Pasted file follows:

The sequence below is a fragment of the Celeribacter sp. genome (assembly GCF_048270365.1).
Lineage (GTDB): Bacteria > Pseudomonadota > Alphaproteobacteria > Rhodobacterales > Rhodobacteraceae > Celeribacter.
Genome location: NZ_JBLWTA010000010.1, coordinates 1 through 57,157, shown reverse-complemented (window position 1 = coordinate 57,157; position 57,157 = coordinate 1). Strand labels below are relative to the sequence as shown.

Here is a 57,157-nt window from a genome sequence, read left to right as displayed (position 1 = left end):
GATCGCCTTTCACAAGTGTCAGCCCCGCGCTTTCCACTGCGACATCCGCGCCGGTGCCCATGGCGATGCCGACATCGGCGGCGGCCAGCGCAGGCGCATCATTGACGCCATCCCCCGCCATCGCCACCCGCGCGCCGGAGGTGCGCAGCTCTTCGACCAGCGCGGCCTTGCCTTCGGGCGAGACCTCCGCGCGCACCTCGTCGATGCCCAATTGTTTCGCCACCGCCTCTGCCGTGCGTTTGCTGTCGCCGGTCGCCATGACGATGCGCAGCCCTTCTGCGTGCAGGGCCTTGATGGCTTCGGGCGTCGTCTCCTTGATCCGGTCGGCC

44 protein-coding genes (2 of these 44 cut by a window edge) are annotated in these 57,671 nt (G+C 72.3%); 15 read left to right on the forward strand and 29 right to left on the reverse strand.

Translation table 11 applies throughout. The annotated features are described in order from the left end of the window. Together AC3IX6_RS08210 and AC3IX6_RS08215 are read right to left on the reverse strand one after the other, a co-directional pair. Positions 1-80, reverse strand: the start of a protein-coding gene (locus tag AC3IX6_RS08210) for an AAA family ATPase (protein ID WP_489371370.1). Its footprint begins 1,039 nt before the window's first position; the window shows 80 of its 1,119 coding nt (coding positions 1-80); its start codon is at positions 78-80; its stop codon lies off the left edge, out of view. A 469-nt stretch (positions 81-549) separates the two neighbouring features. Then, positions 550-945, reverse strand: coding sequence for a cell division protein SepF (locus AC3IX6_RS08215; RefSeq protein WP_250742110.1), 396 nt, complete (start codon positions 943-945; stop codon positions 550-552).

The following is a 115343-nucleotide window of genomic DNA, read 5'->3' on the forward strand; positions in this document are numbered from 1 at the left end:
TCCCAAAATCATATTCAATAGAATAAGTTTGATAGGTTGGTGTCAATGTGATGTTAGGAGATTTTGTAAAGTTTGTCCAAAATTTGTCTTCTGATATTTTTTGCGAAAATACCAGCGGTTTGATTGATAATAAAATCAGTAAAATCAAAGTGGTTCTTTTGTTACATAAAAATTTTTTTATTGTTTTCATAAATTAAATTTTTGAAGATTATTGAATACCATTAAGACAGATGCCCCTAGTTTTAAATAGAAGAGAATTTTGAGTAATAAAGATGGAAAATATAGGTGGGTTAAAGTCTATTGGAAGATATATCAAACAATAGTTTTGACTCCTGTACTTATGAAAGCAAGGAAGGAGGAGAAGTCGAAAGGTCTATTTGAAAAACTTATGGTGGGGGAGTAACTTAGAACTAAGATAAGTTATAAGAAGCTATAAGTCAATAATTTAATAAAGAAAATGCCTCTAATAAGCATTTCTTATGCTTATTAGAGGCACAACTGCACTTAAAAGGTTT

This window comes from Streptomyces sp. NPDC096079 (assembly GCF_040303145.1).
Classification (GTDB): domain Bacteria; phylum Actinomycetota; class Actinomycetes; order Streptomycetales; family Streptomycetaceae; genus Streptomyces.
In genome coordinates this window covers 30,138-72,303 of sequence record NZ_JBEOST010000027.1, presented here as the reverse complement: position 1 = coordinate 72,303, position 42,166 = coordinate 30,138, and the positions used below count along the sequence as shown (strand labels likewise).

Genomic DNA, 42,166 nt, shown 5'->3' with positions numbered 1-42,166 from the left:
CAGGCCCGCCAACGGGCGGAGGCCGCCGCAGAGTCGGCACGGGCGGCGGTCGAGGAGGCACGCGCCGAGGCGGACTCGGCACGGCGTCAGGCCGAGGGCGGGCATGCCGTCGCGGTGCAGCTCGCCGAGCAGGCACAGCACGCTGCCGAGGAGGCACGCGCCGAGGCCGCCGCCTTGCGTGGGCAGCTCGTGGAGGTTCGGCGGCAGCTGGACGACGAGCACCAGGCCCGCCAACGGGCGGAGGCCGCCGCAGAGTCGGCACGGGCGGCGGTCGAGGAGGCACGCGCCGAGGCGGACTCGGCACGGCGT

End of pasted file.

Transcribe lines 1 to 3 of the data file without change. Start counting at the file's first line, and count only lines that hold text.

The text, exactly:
The sequence below is a fragment of the Celeribacter sp. genome (assembly GCF_048270365.1).
Lineage (GTDB): Bacteria > Pseudomonadota > Alphaproteobacteria > Rhodobacterales > Rhodobacteraceae > Celeribacter.
Genome location: NZ_JBLWTA010000010.1, coordinates 1 through 57,157, shown reverse-complemented (window position 1 = coordinate 57,157; position 57,157 = coordinate 1). Strand labels below are relative to the sequence as shown.